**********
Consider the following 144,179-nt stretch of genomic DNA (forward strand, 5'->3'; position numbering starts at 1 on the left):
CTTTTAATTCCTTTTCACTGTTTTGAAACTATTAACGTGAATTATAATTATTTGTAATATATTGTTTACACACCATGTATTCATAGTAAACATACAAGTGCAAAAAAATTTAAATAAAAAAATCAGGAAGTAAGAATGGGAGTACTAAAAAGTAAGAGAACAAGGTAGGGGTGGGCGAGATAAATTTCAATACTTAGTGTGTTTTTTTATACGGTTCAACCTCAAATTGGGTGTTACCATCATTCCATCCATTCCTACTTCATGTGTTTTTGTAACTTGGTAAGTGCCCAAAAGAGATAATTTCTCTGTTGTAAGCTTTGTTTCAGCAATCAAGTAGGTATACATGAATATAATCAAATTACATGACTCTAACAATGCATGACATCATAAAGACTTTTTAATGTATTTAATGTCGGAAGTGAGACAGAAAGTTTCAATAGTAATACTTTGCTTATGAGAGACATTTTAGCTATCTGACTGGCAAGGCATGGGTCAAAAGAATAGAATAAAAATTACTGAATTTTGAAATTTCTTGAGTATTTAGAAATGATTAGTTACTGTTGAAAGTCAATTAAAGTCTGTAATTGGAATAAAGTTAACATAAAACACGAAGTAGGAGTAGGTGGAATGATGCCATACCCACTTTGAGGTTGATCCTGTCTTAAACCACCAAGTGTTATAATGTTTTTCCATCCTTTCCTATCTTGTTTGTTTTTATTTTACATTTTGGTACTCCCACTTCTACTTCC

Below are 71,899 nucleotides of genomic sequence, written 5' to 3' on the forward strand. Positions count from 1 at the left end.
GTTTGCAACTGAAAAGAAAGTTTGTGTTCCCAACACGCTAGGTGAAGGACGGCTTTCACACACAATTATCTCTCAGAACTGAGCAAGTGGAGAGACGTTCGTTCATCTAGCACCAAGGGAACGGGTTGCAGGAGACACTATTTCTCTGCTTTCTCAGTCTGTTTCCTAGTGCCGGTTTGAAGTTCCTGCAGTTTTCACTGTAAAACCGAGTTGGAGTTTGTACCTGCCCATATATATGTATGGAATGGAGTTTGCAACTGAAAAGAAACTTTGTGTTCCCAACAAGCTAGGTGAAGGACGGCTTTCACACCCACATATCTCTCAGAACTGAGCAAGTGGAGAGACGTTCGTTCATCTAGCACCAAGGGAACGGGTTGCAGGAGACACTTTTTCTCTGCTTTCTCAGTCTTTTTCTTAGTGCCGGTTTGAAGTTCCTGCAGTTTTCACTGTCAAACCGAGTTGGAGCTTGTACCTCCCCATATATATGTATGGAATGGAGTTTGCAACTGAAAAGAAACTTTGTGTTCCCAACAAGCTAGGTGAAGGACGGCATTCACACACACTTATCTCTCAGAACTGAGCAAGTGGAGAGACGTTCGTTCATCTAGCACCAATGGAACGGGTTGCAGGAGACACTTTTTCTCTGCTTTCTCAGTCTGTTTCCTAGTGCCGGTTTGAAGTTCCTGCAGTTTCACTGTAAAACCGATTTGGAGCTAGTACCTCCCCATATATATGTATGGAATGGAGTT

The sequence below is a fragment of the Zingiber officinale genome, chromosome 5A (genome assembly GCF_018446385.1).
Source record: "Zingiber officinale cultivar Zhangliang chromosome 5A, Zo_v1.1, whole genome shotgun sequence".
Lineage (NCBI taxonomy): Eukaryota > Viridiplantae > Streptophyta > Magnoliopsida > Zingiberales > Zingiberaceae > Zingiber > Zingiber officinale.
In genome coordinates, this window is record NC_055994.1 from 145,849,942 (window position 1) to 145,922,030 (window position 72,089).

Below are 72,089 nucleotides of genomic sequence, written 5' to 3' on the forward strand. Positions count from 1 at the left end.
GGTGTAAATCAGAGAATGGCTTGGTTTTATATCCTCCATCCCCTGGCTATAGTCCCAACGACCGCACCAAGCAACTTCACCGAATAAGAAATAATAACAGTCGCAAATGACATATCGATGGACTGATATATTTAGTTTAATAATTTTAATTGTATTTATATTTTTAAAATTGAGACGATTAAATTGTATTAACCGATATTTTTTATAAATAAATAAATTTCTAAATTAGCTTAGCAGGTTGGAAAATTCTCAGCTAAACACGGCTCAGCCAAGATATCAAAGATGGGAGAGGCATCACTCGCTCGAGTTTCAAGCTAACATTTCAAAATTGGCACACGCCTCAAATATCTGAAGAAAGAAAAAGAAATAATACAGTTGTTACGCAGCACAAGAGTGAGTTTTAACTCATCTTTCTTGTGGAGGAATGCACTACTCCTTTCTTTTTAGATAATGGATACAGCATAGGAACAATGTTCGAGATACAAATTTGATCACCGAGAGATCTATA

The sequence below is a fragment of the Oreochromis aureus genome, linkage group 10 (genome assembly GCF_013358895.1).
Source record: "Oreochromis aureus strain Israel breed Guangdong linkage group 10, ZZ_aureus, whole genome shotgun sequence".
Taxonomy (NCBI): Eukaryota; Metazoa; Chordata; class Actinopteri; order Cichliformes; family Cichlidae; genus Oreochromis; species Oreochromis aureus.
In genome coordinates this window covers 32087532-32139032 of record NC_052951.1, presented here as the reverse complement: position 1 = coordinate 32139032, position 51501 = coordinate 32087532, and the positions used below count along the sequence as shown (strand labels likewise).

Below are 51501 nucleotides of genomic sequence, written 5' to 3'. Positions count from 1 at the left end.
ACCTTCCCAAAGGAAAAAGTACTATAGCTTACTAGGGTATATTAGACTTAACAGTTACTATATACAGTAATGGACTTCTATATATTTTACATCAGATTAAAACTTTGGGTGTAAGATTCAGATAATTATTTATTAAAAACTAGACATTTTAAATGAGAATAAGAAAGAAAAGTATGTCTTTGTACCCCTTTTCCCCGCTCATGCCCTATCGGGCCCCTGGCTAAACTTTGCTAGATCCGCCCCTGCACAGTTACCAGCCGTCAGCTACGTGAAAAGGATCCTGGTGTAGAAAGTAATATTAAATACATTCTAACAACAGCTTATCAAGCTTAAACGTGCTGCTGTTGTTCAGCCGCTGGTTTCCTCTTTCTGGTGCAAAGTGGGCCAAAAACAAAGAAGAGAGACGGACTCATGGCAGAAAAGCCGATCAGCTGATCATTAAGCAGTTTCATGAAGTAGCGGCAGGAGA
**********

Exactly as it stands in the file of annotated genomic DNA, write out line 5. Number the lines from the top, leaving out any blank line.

The sequence below is a fragment of the Zingiber officinale genome, chromosome 5A (genome assembly GCF_018446385.1).